Jonathan Dayton (Source)
Although he is not from Dayton, and had never actually visited Ohio, we owe our city’s name to a relatively unknown historical figure, Jonathan Dayton.
Jonathan Dayton was born in Elizabethtown (presently named Elizabeth), New Jersey in 1760. His father, Elias Dayton, was a storekeeper and active in local and state politics. Jonathan entered into the Continental Army after graduating from the College of New Jersey, which was later renamed Princeton.
Dayton served under his father, General Elias Dayton, and became Captain by the age of 19. Some of the men serving under him were Israel Ludlow, James Wilkinson, and Arthur St. Clair, who would later purchase the land that bears his name.
After the war, Dayton returned home and established a law practice. He had a long and eventful political career. Here are some of the highlights:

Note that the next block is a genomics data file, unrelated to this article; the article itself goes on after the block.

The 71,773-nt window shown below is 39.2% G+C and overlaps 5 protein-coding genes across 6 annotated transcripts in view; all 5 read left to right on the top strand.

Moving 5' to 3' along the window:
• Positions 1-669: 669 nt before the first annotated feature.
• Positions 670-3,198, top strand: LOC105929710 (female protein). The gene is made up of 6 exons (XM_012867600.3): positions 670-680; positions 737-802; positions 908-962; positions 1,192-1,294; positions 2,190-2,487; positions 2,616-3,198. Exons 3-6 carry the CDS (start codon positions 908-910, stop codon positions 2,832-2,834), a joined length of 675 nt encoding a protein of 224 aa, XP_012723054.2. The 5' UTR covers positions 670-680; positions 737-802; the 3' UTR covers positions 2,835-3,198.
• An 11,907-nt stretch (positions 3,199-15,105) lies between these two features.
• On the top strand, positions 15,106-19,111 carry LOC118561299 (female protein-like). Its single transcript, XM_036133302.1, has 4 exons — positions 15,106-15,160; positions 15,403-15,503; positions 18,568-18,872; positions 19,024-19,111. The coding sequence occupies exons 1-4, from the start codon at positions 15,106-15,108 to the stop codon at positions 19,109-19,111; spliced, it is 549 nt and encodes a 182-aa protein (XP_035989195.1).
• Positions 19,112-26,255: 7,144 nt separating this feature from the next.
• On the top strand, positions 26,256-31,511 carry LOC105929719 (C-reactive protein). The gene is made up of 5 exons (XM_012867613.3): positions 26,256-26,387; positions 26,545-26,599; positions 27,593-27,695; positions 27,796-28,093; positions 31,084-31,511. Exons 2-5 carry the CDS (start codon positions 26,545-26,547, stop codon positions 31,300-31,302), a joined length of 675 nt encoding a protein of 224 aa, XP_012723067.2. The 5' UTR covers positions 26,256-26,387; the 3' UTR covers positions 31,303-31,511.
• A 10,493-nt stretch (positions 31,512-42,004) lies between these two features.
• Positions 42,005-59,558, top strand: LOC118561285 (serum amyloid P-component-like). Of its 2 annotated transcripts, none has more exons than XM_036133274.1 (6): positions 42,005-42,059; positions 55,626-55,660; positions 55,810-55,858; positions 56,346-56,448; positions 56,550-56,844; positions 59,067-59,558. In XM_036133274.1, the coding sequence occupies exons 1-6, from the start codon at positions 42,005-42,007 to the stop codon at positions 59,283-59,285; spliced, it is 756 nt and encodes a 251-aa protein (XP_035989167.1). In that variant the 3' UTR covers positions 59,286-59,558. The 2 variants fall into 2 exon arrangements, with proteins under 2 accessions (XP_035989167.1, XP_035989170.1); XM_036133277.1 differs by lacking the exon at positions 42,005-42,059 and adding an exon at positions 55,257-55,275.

- Member of the Continental Congress – 1788
- Became a member of New Jersey Council and Speaker of State Assembly
Attended the Constitutional Convention.
- Entered the U.S. House of Representatives.
- Federalist – backed Hamilton’s fiscal program, suppression of the Whisky Rebellion, Jay’s Treaty
- Supported the Louisiana Purchase
- The youngest signer of the US Constitution.
View a close up of Dayton’s signature here.
Dayton married Susan Williamson on March 28, 1799. Together, they had two daughters. During his life and career, Dayton amassed a wealth of land, earning him a great fortune. He used this fortune to help his friends, including childhood pal Aaron Burr. Unfortunately for Dayton, when Burr was indicted on Treason charges, he was dragged into his friend’s chaos. Although Dayton was never prosecuted, his career was never the same. He remained popular in New Jersey, holding office until his retirement.
Jonathan Dayton died in 1824, in Elizabeth New Jersey. He never set foot in the city that bears his name.